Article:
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How to Access the Index Inside *ngFor in Angular

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Accessing the index inside *ngFor in angular


*ngFor directive is a powerful tool for rendering lists of data in your application’s templates. Often, you may want to access the index of the current item within the loop to perform specific tasks or apply styles conditionally. In this blog, we’ll explore various ways to access the index inside *ngFor in Angular.

Understanding *ngFor

Before we dive into accessing the index, let’s look into how *ngFor works. It is an Angular structural directive used to iterate over an array or collection and create a template for each item in the collection. Here’s a basic example:

  <li *ngFor="let item of items; let i = index">{{ item }}</li>

In this example, *ngFor iterates over the items array and assigns each item to the item variable. We also use let i = index to capture the index of the current item in the loop.

Accessing the Index inside *ngFor

Now, let’s explore how you can access the index inside *ngFor:

1. Using the index variable

As shown in the previous example, you can use let i = index to access the index directly. This allows you to use the i variable within the loop.

  <li *ngFor="let item of items; let i = index">{{ i }}: {{ item }}</li>

2. Using a method

You can create a method in your component to access the index. First, define a method in your component class:

getIndex(index: number) {
  return index;

Then, use this method in your template:

  <li *ngFor="let item of items; let i = index">{{ getIndex(i) }}: {{ item }}</li>

3. Using ng-container

If you need to access the index but don’t want to display it directly, you can use an ng-container element to wrap your content:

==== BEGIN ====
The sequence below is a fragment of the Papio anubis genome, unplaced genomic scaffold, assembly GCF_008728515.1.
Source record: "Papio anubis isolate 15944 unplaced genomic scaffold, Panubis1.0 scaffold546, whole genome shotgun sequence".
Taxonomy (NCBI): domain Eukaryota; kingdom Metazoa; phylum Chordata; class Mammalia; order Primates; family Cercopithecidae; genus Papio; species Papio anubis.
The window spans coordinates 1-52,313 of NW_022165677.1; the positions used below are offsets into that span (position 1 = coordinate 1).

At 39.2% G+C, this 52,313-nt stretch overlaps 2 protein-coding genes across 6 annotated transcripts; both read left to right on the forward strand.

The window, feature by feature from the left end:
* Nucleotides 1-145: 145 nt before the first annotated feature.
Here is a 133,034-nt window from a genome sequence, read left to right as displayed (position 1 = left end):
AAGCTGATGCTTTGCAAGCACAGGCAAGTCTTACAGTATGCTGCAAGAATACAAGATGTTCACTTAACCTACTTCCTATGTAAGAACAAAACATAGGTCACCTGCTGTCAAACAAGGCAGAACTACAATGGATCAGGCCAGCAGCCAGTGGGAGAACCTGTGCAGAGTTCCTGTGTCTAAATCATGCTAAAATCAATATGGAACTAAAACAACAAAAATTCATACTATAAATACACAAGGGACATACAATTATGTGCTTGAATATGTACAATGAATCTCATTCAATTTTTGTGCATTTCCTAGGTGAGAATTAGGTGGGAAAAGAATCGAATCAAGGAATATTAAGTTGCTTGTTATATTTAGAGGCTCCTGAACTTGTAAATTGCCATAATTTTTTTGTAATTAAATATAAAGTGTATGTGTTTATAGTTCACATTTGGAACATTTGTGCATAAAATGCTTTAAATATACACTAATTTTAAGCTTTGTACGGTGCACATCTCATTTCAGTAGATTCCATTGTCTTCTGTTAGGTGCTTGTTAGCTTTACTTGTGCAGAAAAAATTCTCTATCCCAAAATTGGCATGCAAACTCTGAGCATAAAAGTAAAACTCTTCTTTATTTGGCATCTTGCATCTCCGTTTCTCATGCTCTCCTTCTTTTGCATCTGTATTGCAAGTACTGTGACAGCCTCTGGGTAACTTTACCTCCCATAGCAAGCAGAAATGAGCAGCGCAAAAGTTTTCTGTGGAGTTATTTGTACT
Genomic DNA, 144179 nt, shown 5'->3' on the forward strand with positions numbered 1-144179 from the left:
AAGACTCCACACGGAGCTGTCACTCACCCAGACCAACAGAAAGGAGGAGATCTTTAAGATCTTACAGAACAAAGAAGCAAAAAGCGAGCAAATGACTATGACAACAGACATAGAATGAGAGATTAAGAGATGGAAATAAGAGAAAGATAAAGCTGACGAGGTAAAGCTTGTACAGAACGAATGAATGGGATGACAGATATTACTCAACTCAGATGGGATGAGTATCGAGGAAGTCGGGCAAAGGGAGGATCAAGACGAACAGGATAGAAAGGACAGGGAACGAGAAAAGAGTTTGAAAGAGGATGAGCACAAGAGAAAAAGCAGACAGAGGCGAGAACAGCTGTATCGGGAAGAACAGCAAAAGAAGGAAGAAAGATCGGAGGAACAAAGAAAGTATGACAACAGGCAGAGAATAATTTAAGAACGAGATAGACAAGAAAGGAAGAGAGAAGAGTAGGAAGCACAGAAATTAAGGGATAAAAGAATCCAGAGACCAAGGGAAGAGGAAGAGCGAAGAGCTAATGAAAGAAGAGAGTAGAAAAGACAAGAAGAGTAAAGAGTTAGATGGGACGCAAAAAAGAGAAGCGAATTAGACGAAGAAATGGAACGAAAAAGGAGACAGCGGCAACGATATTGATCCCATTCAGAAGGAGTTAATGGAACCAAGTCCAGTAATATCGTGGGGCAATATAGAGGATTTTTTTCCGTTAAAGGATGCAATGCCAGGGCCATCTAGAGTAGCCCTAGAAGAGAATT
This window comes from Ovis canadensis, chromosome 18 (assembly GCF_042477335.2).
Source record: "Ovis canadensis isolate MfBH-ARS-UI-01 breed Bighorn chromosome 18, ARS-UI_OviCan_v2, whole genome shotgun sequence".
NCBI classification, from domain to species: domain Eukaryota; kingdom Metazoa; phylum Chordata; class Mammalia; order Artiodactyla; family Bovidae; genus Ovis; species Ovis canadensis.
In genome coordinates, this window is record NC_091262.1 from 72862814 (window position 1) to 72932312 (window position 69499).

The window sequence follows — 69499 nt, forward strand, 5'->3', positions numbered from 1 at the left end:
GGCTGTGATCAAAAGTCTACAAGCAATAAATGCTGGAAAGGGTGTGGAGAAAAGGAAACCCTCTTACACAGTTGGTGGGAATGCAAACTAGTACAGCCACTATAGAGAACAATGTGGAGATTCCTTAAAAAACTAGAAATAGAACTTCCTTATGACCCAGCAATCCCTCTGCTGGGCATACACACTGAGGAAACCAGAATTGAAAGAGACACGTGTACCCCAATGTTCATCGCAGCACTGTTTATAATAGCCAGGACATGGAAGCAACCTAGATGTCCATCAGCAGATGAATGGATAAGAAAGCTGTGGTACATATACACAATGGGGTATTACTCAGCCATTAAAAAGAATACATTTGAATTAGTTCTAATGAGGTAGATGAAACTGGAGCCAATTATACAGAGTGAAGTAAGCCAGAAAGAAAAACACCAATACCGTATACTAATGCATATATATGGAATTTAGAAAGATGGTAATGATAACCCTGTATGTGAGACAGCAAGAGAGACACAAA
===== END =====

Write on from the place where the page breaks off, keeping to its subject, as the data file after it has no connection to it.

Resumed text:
<ng-container *ngFor="let item of items; let i = index">
    <li>Index: {{ i }}</li>
    <li>Item: {{ item }}</li>

4. Using a structural directive

You can create a custom structural directive to encapsulate the logic for accessing the index. This approach is useful when you have complex logic to determine the index.

Here’s a simplified example of a custom directive:

import { Directive, Input, TemplateRef, ViewContainerRef } from '@angular/core';

  selector: '[appIndex]'
export class IndexDirective {
    private templateRef: TemplateRef<any>,
    private viewContainer: ViewContainerRef
  ) {}

  @Input() set appIndex(index: number) {
    for (let i = 0; i < index; i++) {
      this.viewContainer.createEmbeddedView(this.templateRef, { $implicit: i });


  <ng-container *appIndex="items.length">
    <li *ngFor="let item of items; let i = index">
      Index: {{ i }}
      Item: {{ item }}


In Angular, accessing the index inside *ngFor is straightforward, and you have multiple options to achieve this. Depending on your specific use case, you can choose the method that best fits your requirements. Whether you use the built-in index variable or create custom solutions, Angular’s flexibility allows you to work efficiently with lists of data in your application.

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Aanchal Agarwal is a Software Consultant at NashTech. Her practice area is web development. She is recognized as a multi-talented, multitasker, and adaptive to the different work environments. Her hobbies include watching movies, listening to music, and traveling. She likes to read books and explore new things.

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